• Fig. 4 GDNF counteracts the effect of SCI-h on hiPSC-NPC fate determination via the DLK1 pathway.

    (A and B) hiPSC-NPC cultures were treated with a final concentration of homogenate (100 μg/ml) from injured (SCI-h) or naïve spinal cords (Naïve-h) in the absence of FGF and EGF to allow differentiation. Differentiated cells were stained for β-III-tubulin and GFAP, and the percentage of β-III-tubulin+ and GFAP+ cells was determined (means ± SEM, n = 5; *P < 0.05, **P < 0.01, one-way ANOVA). Scale bar, 20 μm. (C) Immunofluorescence staining of hiPSC-NPCs and GDNF-hiPSC-NPCs with anti-DLK1 antibody (red). Cell nuclei are labeled with DAPI. Scale bar, 20 μm. (D) Quantitative real-time PCR analysis of the expression profile of TFs involved in the differentiation of NPCs to neurons or astrocytes in cells treated with SCI-h relative to control hiPSC-NPCs treated with Naïve-h. Data represent the mean log2 fold change in gene expression relative to GAPDH ± SEM (n = 3; one-way ANOVA, *P < 0.05 compared to hiPSC-NPCs). (E and F) The CRISPR DLK1-KOs of hiPSC-NPCs and GDNF-hiPSC-NPCs were treated with SCI-h, and the differentiation profile was determined (means ± SEM, n = 5; one-way ANOVA, *P < 0.05 compared to the vehicle control group).

  • Fig. 5 GDNF-expressing NPCs demonstrate enhanced survival and increased DLK1 expression.

    (A) Representative images of GFP+-transplanted cells in longitudinal sections of the injured spinal cord. (B) Quantification of the survival or GFP+ cells at 8 weeks after transplantation into SCI (means ± SEM, n = 6; *P < 0.05, one-way ANOVA). (C) Representative confocal images of cervical spinal cord sections of rats transplanted with hiPSC-NPCs and GDNF-NPCs (green) at 8 weeks after transplantation stained with anti-DLK1 antibody (red). Scale bar, 20 μm. (D) Representative confocal images of cervical spinal cord sections of rats transplanted with hiPSC-NPCs and GDNF-hiPSC-NPCs (green) at 8 weeks after transplantation stained with anti-Hes1 antibody (red). Cell nuclei are labeled with DAPI. Scale bar, 20 μm.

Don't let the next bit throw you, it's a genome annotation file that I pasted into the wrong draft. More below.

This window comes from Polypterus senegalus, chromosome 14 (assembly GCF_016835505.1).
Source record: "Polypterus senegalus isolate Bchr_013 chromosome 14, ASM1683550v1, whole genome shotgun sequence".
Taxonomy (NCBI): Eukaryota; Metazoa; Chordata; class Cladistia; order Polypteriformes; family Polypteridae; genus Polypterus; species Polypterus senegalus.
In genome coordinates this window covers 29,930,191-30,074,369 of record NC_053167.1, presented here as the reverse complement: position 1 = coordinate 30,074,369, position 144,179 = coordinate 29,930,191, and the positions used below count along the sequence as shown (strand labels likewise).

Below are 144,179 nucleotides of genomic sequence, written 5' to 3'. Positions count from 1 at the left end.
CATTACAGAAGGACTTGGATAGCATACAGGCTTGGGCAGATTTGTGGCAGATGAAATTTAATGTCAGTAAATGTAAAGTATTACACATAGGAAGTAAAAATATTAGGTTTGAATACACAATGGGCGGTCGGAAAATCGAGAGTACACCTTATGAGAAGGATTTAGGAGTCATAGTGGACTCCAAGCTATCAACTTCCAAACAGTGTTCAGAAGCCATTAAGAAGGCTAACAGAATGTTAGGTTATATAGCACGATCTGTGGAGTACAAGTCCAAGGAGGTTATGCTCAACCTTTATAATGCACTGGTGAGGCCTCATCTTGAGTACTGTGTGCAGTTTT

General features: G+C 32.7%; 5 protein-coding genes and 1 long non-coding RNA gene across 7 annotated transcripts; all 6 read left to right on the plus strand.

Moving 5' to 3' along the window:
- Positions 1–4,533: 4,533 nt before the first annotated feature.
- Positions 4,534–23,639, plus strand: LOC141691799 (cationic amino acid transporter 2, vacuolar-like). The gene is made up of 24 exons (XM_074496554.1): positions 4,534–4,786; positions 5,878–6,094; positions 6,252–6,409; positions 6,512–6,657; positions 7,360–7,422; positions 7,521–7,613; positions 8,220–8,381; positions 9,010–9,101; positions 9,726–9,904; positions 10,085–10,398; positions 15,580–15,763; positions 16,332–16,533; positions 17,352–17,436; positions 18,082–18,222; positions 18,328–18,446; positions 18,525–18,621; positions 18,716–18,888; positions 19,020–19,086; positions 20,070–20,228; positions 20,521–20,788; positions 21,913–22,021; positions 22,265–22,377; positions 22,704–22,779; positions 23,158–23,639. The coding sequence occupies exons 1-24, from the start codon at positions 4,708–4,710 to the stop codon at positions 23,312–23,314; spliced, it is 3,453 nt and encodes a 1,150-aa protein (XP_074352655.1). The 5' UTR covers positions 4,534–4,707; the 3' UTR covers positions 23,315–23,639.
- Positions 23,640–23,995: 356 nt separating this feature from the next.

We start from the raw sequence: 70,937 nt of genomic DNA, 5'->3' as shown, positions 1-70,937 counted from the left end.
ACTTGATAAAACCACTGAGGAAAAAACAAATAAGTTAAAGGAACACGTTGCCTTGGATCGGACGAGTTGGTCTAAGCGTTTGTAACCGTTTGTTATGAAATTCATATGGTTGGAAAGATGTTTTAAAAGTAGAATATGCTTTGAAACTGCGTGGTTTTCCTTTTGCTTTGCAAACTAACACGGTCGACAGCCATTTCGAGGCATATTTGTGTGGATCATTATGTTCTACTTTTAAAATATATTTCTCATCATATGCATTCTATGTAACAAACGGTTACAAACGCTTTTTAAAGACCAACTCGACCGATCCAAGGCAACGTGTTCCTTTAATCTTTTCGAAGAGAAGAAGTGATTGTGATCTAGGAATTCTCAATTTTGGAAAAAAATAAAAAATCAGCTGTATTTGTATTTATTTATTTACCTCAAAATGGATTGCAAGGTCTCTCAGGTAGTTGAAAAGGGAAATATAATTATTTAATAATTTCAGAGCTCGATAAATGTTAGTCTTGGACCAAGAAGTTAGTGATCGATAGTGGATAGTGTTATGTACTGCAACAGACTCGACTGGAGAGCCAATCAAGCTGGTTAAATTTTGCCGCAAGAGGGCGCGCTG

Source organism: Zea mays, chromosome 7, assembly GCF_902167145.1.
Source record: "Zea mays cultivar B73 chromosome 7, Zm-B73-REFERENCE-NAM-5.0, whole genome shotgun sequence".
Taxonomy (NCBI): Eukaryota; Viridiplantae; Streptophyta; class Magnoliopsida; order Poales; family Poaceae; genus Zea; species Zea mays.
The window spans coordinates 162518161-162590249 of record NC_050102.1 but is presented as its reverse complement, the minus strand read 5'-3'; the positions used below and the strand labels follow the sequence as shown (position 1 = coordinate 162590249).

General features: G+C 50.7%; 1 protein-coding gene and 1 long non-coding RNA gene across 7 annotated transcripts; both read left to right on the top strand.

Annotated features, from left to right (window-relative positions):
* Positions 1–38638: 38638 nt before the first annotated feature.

• Fig. 6 GDNF-expressing NPCs preferentially differentiate toward more neurons in vivo.

    (A) Representative images of transplanted NPCs differentiated to express markers of neurons (β-III-tubulin and Fox3), astrocytes (GFAP), early astrocytic differentiation (Aldh1L1), mature oligodendrocytes (APC), and immature oligodendrocytes (Olig2). Scale bar, 20 μm. (B to D) Quantitative analysis of trilineage differentiation profiles with specific markers (means ± SEM, n  =  10; one-way ANOVA, *P < 0.05 compared to hiPSC-NPCs).

  • Fig. 7 Graft-derived neuronal subtypes make synaptic connections with endogenous cells and enhance electric conduction.

    (A) Representative confocal images of cervical spinal cord sections of rats transplanted with GDNF-hiPSC-NPCs (green) at 8 weeks after transplantation stained with antibodies against neuronal subtype–specific TFs for motor neurons (Isl1 and Hb9), premotoneuron interneurons (FoxP1, Lhx3, and Chx10) and inhibitory interneurons (Pax2 and Gata3) 12 weeks after transplantation. Scale bar, 20 μm. (see fig. S9 for non–GDNF-expressing NPCs). (B) Transmission electron micrographs of spinal cord sections at the site of transplantation to show the formation of synapses between anti-GFP immunogold (black dots, white arrowheads)–labeled cells (pseudocolored to green) and endogenous axon terminals. Insets identify postsynaptic densities. The average diameter of gold particles was around 42.2 nm. Scale bars, 500 nm. (C) The number of synaptic densities per 100 μm2 of labeled cells and (D) the ratio of asymmetric/symmetric connections were quantified (means ± SEM, n  =  4; *P < 0.05, t test). (E) To test the effect of GDNF on electrical transmission, we analyzed electrically evoked compound action potential (CAP) transmission across the injury site (C5 to T1). Traces represent the average of six animals per group. (F). Quantification of CAP amplitude in animals translated hiPSC-NPCs at 8 weeks after transplantation (means ± SEM, n = 6; *P < 0.05, one-way ANOVA). (G) The conduction velocity was calculated as the recording distance (10 mm) divided by latency (t) (means ± SEM, n = 6; Kruskal-Wallis test and Dunn’s multiple comparisons test).